Translation in video games localisation dipinto vito
Key Aspects of a Localisation Process: Translation in video game localisation Dipinto Vito 12096695
Some definitions of what is video game translationThe translator’s role and required skillsTranslation procedures and techniques used byvideo game translatorsCompensation technique in the Italian localisationof Far Cry 3Linguistic variation in the Italian localisation ofWord of WarcraftExperimental video game translation: Dear Easter
Video game Translation• Video game translation is the process of modifying linguistically an existing video game to make it accessible, usable and culturally suitable to a target locale.• The process of translation of video games concerns the sphere of cultural localisation: that is the adaption of visuals, sound and scripts conceived in one language by members of one community to another language and another culture• The process can be considered as an adaption rather than a translation. Adaption is meant to recreate the Message, to give it the look and feel of the equivalent local product.• Video game translation is performed by translators. Individuals who do not just transfer words or sentences as unit of texts, but act as cultural mediators who are responsible for successful cross-cultural communication and for the creation of functionally optimal target texts in target cultures.
‘The main priority of video gametranslators is to produce aversion that will allow theplayers to experience the gameas if it were originally developedin their own language and toprovide enjoyment equivalent tothat felt by the players of theoriginal versions’(Magiron & O’Hagan 2006)
Controversial issues about video game localisationVideo game localisation supports the role of Translation as ‘domestication’= THE TRANSALTED TEXT TO PASS FOR THE ORGINAL(Mangiron & O’Hagan 2006)Cultural localisation is about unsettling, recombination, hybridization, ‘cutand mix’(Di Marco 2007)Video game localisation creates neutral translations (Gutiérez 2012)
Translator’s role and required skills The Translator should Translators should be Be familiar with thebe able to deal with the aware of the software specific features of different kind of text age ratings. (Europe: screen translationtypes displayed in video PEGI; Unites States: (dubbing and subtitling) games ESRB; Germany: USK) Mastering of natural and idiomatic language. We really need this by They should not today, can you do it translate word for faster? words!
Cultural awareness.“Please be careful not to Video games are packed break the variables with pop culture reference throughout the text” , which can be challenging to localise! ARE YOU A FAN? SURE, I JUST WROTE AFANFIC, WOULD YOU LIKE Familiar with the globalTO READ IT? SURE, THAT’S pop culture.HOW YOU MAKE A GREAT TRANSLATION, ISN’T IT? CREATIVITY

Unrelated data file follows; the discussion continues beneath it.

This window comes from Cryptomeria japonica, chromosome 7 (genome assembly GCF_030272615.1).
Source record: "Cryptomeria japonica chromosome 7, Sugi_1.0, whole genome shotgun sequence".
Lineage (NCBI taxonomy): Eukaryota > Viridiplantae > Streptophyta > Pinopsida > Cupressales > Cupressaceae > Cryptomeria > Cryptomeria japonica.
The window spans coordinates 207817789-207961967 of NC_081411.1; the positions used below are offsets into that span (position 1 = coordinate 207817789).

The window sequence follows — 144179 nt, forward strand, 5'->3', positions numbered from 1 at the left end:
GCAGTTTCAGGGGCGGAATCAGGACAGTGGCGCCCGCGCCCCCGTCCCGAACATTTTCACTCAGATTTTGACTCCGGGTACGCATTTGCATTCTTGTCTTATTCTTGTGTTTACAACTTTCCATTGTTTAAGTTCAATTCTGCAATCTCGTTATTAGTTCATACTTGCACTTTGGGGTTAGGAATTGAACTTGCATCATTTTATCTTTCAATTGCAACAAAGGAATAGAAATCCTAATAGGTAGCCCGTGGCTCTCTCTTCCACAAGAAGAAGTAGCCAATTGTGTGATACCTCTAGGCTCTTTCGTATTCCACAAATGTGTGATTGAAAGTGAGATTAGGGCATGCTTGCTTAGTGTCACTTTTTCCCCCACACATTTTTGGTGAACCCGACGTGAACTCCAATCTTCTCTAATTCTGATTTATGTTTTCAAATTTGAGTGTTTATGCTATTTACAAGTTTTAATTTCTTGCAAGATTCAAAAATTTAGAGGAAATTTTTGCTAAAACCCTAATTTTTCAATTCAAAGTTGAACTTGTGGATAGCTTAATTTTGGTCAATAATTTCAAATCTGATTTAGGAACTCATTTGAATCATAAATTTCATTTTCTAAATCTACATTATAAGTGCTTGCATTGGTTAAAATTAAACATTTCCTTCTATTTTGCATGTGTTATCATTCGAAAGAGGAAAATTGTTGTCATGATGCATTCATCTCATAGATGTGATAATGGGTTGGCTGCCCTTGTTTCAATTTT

Tools Description Useful for:Translation Memory Fuzzy matching Reusing datasystems: SDL Trados, Reduce translation time,Wordfast, OmegaT etc. improves consistency and quality.Terminology management Extracting terminology Maintaining gamesystems Creation of glossaries glossariesShared folders. Dropbox Storing Reference, Source Text, Work in Progress, finalised files etc.Project management Tracking and managing Planning, scheduling etc.Software: Microsoft projectsProject, qdPM,Speech recognition tools: Dictation, text-to-speech Improves productivity,Dragon Naturally and command input reduce translation,Speaking mistakes, Improve qualityApSIC XBench Quality assurance tool Terminology search. Terminology check, Creation of translation
Translation procedures and techniques used by video game translators Linguistic variation (use of Compensations techniques dialects, accents, idiolects used to achieve a comic effect ) Borrowing Re-naming of key terminology Literal or word for word and character names translation Contestualisation by addition (to Calques make clearer a concept to the player) Rewriting Recreation of play on words, puns, jokes, rhymes and idioms
Compensation technique in FAR CRY 3 English Source Text You see. The thing is, up there, you thought you had a chance way up in the fucking skies you thought you had your finger on the pussy trigger. But hermano, down here, down here…? You hit the ground. Italian Target Tex Vedi, il fatto è, lassù credevi di avere una chance. Là. Tra quelle nuvole di merda pensavi davvero di aver il dito sul grilleto. Ma hermano, quaggiù..quaggiù. Hail il culo per terra. FINGER ON THE PUSSY TRIGGER = The Play on words with sexual reference in the Italian language doesn’t have an equivalent and it’s lost in translation. The translator, compensates for that lost by introducing in the following sentence an Italian expression: ‘Hai il culo per terra’ = BT ‘are on the ground’.
Word of Warcraft (in a nutshell) • Company: Blizzard Entertainment (USA) • MMORPG • The player impersonates a character • Stratified word: race and creatures • Idea of progression often through missions • Lots of interactions between users • WoW the most successful of all times • 12 millions of subscribers in March of 2011 and Guiness Record! • The game has been fully localised into different languages and locale: German; French, Spanish, Russian, Korean, both Traditional and Simplified Chinese and recently into Italian.